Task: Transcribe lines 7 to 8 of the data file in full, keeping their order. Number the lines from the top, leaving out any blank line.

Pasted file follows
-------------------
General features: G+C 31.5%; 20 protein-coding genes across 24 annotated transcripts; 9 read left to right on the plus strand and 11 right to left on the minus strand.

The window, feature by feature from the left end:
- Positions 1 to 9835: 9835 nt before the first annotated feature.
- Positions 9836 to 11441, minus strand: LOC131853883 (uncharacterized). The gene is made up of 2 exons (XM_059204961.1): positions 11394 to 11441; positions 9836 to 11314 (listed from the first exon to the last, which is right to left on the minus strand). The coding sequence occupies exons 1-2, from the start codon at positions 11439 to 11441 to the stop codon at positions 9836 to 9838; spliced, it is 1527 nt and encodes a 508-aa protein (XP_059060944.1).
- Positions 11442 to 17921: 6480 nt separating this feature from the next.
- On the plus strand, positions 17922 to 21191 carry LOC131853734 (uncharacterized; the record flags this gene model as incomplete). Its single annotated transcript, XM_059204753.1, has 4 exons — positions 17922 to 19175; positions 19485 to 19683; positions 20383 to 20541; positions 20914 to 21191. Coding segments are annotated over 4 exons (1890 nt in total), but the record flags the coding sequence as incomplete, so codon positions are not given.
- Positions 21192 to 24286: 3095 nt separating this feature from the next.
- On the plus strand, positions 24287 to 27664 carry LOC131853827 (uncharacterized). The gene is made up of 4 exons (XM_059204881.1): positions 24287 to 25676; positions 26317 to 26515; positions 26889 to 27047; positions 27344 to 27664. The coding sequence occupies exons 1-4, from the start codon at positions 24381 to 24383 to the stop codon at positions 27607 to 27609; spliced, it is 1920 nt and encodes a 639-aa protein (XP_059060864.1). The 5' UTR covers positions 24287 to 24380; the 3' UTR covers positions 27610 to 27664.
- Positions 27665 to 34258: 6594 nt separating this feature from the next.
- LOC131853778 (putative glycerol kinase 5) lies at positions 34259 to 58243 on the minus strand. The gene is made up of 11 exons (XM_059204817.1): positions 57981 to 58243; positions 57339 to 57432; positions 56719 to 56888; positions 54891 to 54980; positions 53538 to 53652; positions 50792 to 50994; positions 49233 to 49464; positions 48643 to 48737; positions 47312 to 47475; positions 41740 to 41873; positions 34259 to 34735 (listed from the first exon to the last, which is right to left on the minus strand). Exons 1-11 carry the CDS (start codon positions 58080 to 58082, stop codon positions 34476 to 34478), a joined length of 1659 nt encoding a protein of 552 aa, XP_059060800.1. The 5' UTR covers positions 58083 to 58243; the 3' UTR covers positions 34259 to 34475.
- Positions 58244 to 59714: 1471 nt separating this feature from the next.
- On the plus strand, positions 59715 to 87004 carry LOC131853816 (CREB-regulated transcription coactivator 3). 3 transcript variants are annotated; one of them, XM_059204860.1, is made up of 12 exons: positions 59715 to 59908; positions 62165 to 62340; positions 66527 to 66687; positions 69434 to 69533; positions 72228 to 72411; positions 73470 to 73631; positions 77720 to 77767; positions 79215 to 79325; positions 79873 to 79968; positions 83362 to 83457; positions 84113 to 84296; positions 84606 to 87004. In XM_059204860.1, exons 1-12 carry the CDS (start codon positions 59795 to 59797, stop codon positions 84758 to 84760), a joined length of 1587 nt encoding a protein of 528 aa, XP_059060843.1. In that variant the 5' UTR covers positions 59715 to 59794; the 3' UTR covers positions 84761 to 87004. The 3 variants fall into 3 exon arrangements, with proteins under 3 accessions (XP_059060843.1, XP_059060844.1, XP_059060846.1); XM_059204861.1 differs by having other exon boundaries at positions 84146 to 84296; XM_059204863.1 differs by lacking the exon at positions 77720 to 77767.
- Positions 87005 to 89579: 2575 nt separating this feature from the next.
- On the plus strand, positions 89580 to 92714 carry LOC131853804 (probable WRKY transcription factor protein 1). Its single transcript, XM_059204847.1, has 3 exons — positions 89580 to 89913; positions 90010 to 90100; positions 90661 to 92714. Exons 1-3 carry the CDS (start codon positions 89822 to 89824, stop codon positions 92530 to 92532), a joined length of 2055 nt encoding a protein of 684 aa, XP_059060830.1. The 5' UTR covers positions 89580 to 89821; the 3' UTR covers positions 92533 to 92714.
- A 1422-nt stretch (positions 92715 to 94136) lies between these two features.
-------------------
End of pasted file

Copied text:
- Positions 21192 to 24286: 3095 nt separating this feature from the next.
- On the plus strand, positions 24287 to 27664 carry LOC131853827 (uncharacterized). The gene is made up of 4 exons (XM_059204881.1): positions 24287 to 25676; positions 26317 to 26515; positions 26889 to 27047; positions 27344 to 27664. The coding sequence occupies exons 1-4, from the start codon at positions 24381 to 24383 to the stop codon at positions 27607 to 27609; spliced, it is 1920 nt and encodes a 639-aa protein (XP_059060864.1). The 5' UTR covers positions 24287 to 24380; the 3' UTR covers positions 27610 to 27664.